“Climate change is a racial justice issue in Hoboken and across cities everywhere,” Bhalla said during the city’s lawsuit announcement. A growing body of evidence proves him right: from wildfires to floods and heat waves, communities of color are hit worst by climate disasters and face insurmountable expenses necessary to adapt and recover. New reporting demonstrates that even after these disasters strike, disparities in who receives federal and state aid often leave the communities who need it most empty-handed.
In June, an NPR investigation of FEMA documents found that between 2014 and 2018, low-income disaster survivors were less likely to get housing assistance and federal aid than their wealthier counterparts. The New York Times also reported on an increasing body of data showing that when disasters strike, white Americans and the communities in which they live receive more federal aid than people of color — even when faced with equal amounts of damage.
That’s because of a variety of systemic issues, from racist housing and real-estate practices to bureaucratic processes that favor already-resourced communities — and it means a widening economic gap between those who receive help after disasters and those who are hung out to dry.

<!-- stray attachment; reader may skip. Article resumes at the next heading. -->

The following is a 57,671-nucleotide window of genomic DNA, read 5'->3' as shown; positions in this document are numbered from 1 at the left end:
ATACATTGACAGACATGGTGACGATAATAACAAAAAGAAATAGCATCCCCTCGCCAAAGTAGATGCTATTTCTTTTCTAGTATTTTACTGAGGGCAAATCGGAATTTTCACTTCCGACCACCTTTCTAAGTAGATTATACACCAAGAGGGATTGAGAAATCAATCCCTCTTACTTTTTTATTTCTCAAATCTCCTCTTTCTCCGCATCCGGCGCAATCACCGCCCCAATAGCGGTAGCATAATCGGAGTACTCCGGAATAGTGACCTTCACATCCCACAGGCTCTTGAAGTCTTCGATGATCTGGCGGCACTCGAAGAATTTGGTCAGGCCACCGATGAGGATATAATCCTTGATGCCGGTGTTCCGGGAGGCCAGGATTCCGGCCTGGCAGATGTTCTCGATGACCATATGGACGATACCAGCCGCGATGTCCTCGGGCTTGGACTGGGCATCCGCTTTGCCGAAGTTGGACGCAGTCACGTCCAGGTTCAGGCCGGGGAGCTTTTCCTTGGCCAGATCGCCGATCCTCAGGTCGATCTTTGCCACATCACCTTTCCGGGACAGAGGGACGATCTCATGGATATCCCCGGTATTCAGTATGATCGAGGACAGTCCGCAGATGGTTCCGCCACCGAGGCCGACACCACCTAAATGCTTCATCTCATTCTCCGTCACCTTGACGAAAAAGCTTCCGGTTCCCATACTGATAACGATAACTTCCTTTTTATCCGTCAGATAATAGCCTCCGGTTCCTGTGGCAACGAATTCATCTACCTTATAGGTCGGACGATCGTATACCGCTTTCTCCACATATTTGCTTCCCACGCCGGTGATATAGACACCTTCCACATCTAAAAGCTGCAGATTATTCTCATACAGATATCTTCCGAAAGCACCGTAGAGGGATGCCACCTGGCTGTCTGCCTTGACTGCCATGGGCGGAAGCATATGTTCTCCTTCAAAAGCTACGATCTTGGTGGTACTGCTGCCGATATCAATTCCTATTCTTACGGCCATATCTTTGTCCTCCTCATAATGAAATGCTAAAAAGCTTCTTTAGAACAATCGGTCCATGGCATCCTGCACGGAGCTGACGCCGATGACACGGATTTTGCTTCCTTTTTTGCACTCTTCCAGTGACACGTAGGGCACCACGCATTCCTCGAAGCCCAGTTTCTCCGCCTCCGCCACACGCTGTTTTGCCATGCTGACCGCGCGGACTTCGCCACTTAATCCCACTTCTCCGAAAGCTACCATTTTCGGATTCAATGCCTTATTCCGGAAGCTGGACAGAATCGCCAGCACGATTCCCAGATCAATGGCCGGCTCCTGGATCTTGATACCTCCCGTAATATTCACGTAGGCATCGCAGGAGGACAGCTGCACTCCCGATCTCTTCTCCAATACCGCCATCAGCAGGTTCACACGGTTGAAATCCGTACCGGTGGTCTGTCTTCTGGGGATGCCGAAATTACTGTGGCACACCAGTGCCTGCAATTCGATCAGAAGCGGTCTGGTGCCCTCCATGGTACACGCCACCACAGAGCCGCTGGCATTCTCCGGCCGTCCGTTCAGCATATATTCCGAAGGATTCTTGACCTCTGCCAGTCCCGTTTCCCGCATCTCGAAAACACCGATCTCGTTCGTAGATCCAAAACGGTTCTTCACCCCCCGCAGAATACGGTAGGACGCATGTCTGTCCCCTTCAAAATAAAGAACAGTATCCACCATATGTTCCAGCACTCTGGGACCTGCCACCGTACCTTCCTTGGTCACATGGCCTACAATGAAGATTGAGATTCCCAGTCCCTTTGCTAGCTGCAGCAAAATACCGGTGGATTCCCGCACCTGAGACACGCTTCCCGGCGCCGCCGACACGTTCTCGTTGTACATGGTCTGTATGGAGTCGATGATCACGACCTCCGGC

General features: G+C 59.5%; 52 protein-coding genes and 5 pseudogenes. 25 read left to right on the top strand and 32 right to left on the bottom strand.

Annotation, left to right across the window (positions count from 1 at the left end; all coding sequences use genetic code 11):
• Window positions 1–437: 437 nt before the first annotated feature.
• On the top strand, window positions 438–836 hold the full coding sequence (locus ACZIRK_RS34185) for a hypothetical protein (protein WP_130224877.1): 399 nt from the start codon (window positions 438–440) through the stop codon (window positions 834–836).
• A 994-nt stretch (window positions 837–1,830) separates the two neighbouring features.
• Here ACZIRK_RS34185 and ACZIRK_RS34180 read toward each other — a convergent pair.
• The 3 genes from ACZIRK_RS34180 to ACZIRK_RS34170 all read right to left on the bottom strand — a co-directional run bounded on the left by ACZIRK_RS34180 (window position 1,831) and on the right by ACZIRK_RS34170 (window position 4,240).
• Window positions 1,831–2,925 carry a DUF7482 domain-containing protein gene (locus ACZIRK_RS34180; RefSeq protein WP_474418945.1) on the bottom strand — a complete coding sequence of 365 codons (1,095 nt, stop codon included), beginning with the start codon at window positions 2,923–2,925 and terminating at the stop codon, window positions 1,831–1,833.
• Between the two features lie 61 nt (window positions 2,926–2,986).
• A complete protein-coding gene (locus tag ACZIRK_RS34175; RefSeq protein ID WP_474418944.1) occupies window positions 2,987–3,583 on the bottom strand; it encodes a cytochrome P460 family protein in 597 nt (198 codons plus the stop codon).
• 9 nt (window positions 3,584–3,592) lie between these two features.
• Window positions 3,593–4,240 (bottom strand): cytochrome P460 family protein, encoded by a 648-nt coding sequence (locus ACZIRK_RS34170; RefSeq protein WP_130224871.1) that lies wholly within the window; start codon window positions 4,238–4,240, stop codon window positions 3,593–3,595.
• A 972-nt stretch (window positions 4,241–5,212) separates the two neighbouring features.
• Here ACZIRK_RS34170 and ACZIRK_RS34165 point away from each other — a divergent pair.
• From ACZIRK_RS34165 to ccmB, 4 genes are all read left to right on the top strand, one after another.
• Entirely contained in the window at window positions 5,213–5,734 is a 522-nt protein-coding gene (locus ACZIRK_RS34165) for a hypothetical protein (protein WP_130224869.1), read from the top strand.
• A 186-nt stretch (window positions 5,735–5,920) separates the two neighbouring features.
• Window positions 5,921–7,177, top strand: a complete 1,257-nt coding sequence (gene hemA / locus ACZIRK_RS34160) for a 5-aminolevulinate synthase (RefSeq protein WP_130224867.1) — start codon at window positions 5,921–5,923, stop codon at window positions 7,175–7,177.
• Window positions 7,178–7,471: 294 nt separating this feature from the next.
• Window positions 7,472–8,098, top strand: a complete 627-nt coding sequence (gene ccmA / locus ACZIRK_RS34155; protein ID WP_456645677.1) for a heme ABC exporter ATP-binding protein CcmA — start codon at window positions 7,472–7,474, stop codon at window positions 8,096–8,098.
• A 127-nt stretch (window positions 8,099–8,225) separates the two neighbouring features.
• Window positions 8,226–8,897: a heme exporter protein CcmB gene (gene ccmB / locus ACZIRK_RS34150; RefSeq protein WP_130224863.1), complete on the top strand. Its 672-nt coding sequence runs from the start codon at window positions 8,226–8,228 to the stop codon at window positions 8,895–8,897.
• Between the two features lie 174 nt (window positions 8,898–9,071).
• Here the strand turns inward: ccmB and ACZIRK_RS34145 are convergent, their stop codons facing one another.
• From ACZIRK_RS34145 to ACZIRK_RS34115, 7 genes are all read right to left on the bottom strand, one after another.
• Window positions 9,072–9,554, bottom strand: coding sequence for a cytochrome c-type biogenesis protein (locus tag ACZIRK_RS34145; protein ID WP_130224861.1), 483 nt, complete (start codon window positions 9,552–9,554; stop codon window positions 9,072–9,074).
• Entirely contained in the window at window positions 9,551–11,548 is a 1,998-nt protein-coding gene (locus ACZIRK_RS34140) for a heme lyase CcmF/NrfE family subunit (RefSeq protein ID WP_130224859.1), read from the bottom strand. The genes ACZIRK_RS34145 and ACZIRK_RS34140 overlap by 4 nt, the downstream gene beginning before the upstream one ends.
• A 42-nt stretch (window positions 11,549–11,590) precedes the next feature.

Myrtala Tristan, a Mexican immigrant and resident of northeast Houston for nearly 40 years, says she never received FEMA funds when polluted waters inundated her home during Hurricane Harvey. After Tristan and her husband were forced to pull from their savings to pay for the costly repairs, she volunteered with local organizations to develop disaster preparedness and flood mitigation projects in her community. “I realized that we would have to rely on ourselves — our own community — to survive,” she wrote in the Houston Chronicle.